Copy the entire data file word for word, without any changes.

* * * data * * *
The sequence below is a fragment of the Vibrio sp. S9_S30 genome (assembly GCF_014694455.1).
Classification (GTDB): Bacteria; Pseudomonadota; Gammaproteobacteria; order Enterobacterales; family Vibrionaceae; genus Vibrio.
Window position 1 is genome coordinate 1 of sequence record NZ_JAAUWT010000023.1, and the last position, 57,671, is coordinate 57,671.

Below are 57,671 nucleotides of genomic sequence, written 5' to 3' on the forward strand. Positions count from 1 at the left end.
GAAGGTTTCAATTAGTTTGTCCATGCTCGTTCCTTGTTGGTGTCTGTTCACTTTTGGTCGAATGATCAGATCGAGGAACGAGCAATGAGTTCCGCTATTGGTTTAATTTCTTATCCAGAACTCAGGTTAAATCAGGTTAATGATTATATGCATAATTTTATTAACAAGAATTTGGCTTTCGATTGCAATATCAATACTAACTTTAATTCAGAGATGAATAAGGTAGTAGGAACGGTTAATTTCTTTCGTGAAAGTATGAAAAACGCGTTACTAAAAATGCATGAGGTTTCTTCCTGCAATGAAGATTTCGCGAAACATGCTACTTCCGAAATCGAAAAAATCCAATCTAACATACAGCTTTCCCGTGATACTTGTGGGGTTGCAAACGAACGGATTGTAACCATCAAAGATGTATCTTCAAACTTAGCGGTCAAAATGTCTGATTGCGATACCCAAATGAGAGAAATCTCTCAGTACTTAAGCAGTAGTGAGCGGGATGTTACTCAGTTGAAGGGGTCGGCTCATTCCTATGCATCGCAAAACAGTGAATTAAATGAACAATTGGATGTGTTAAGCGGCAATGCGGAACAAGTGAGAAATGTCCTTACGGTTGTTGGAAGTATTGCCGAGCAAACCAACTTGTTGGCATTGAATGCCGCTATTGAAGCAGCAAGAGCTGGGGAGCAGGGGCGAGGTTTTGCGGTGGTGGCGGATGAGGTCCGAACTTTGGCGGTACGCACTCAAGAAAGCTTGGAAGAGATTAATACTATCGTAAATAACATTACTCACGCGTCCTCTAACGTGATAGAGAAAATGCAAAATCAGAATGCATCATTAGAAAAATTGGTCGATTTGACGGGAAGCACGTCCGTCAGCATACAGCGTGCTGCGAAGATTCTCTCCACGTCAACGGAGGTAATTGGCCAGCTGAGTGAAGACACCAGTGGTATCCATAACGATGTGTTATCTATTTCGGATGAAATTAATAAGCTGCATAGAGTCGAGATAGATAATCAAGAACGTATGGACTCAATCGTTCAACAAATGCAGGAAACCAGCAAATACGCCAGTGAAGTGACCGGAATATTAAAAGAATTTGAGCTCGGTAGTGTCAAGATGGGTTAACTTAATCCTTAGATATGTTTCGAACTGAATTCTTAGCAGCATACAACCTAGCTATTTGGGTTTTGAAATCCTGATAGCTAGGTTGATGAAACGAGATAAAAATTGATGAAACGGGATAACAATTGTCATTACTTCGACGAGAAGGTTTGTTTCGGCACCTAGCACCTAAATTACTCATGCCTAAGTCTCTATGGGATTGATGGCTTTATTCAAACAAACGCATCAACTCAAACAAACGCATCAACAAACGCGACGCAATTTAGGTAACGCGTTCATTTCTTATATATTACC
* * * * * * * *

The sequence below is a fragment of the Vibrio sp. S9_S30 genome (assembly GCF_014694455.1).
Classification (GTDB): Bacteria; Pseudomonadota; Gammaproteobacteria; order Enterobacterales; family Vibrionaceae; genus Vibrio.
Window position 1 is genome coordinate 1 of sequence record NZ_JAAUWT010000023.1, and the last position, 57,671, is coordinate 57,671.

Below are 57,671 nucleotides of genomic sequence, written 5' to 3' on the forward strand. Positions count from 1 at the left end.
GAAGGTTTCAATTAGTTTGTCCATGCTCGTTCCTTGTTGGTGTCTGTTCACTTTTGGTCGAATGATCAGATCGAGGAACGAGCAATGAGTTCCGCTATTGGTTTAATTTCTTATCCAGAACTCAGGTTAAATCAGGTTAATGATTATATGCATAATTTTATTAACAAGAATTTGGCTTTCGATTGCAATATCAATACTAACTTTAATTCAGAGATGAATAAGGTAGTAGGAACGGTTAATTTCTTTCGTGAAAGTATGAAAAACGCGTTACTAAAAATGCATGAGGTTTCTTCCTGCAATGAAGATTTCGCGAAACATGCTACTTCCGAAATCGAAAAAATCCAATCTAACATACAGCTTTCCCGTGATACTTGTGGGGTTGCAAACGAACGGATTGTAACCATCAAAGATGTATCTTCAAACTTAGCGGTCAAAATGTCTGATTGCGATACCCAAATGAGAGAAATCTCTCAGTACTTAAGCAGTAGTGAGCGGGATGTTACTCAGTTGAAGGGGTCGGCTCATTCCTATGCATCGCAAAACAGTGAATTAAATGAACAATTGGATGTGTTAAGCGGCAATGCGGAACAAGTGAGAAATGTCCTTACGGTTGTTGGAAGTATTGCCGAGCAAACCAACTTGTTGGCATTGAATGCCGCTATTGAAGCAGCAAGAGCTGGGGAGCAGGGGCGAGGTTTTGCGGTGGTGGCGGATGAGGTCCGAACTTTGGCGGTACGCACTCAAGAAAGCTTGGAAGAGATTAATACTATCGTAAATAACATTACTCACGCGTCCTCTAACGTGATAGAGAAAATGCAAAATCAGAATGCATCATTAGAAAAATTGGTCGATTTGACGGGAAGCACGTCCGTCAGCATACAGCGTGCTGCGAAGATTCTCTCCACGTCAACGGAGGTAATTGGCCAGCTGAGTGAAGACACCAGTGGTATCCATAACGATGTGTTATCTATTTCGGATGAAATTAATAAGCTGCATAGAGTCGAGATAGATAATCAAGAACGTATGGACTCAATCGTTCAACAAATGCAGGAAACCAGCAAATACGCCAGTGAAGTGACCGGAATATTAAAAGAATTTGAGCTCGGTAGTGTCAAGATGGGTTAACTTAATCCTTAGATATGTTTCGAACTGAATTCTTAGCAGCATACAACCTAGCTATTTGGGTTTTGAAATCCTGATAGCTAGGTTGATGAAACGAGATAAAAATTGATGAAACGGGATAACAATTGTCATTACTTCGACGAGAAGGTTTGTTTCGGCACCTAGCACCTAAATTACTCATGCCTAAGTCTCTATGGGATTGATGGCTTTATTCAAACAAACGCATCAACTCAAACAAACGCATCAACAAACGCGACGCAATTTAGGTAACGCGTTCATTTCTTATATATTACC